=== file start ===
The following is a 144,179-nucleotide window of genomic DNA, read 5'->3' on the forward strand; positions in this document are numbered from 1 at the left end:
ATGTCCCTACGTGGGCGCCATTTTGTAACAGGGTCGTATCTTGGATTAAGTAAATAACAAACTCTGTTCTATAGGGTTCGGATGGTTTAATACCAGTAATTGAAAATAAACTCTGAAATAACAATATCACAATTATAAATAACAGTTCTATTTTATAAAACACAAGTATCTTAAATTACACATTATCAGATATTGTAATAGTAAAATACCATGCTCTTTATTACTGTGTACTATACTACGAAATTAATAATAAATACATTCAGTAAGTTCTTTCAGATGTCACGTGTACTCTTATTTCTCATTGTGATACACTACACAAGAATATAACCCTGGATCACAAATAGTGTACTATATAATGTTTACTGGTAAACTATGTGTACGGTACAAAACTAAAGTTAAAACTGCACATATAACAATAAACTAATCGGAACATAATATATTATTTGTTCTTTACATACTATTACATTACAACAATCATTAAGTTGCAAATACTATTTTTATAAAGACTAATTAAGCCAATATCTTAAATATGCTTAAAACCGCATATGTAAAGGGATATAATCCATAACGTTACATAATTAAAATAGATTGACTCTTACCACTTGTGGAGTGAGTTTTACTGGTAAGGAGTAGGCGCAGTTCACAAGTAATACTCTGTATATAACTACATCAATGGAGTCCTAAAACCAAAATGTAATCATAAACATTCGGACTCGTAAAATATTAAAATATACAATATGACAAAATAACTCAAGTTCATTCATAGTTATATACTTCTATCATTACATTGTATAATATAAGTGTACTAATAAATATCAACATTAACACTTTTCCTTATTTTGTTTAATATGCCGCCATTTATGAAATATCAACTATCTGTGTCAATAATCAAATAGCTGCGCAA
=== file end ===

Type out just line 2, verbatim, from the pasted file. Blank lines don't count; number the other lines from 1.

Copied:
ATGTCCCTACGTGGGCGCCATTTTGTAACAGGGTCGTATCTTGGATTAAGTAAATAACAAACTCTGTTCTATAGGGTTCGGATGGTTTAATACCAGTAATTGAAAATAAACTCTGAAATAACAATATCACAATTATAAATAACAGTTCTATTTTATAAAACACAAGTATCTTAAATTACACATTATCAGATATTGTAATAGTAAAATACCATGCTCTTTATTACTGTGTACTATACTACGAAATTAATAATAAATACATTCAGTAAGTTCTTTCAGATGTCACGTGTACTCTTATTTCTCATTGTGATACACTACACAAGAATATAACCCTGGATCACAAATAGTGTACTATATAATGTTTACTGGTAAACTATGTGTACGGTACAAAACTAAAGTTAAAACTGCACATATAACAATAAACTAATCGGAACATAATATATTATTTGTTCTTTACATACTATTACATTACAACAATCATTAAGTTGCAAATACTATTTTTATAAAGACTAATTAAGCCAATATCTTAAATATGCTTAAAACCGCATATGTAAAGGGATATAATCCATAACGTTACATAATTAAAATAGATTGACTCTTACCACTTGTGGAGTGAGTTTTACTGGTAAGGAGTAGGCGCAGTTCACAAGTAATACTCTGTATATAACTACATCAATGGAGTCCTAAAACCAAAATGTAATCATAAACATTCGGACTCGTAAAATATTAAAATATACAATATGACAAAATAACTCAAGTTCATTCATAGTTATATACTTCTATCATTACATTGTATAATATAAGTGTACTAATAAATATCAACATTAACACTTTTCCTTATTTTGTTTAATATGCCGCCATTTATGAAATATCAACTATCTGTGTCAATAATCAAATAGCTGCGCAA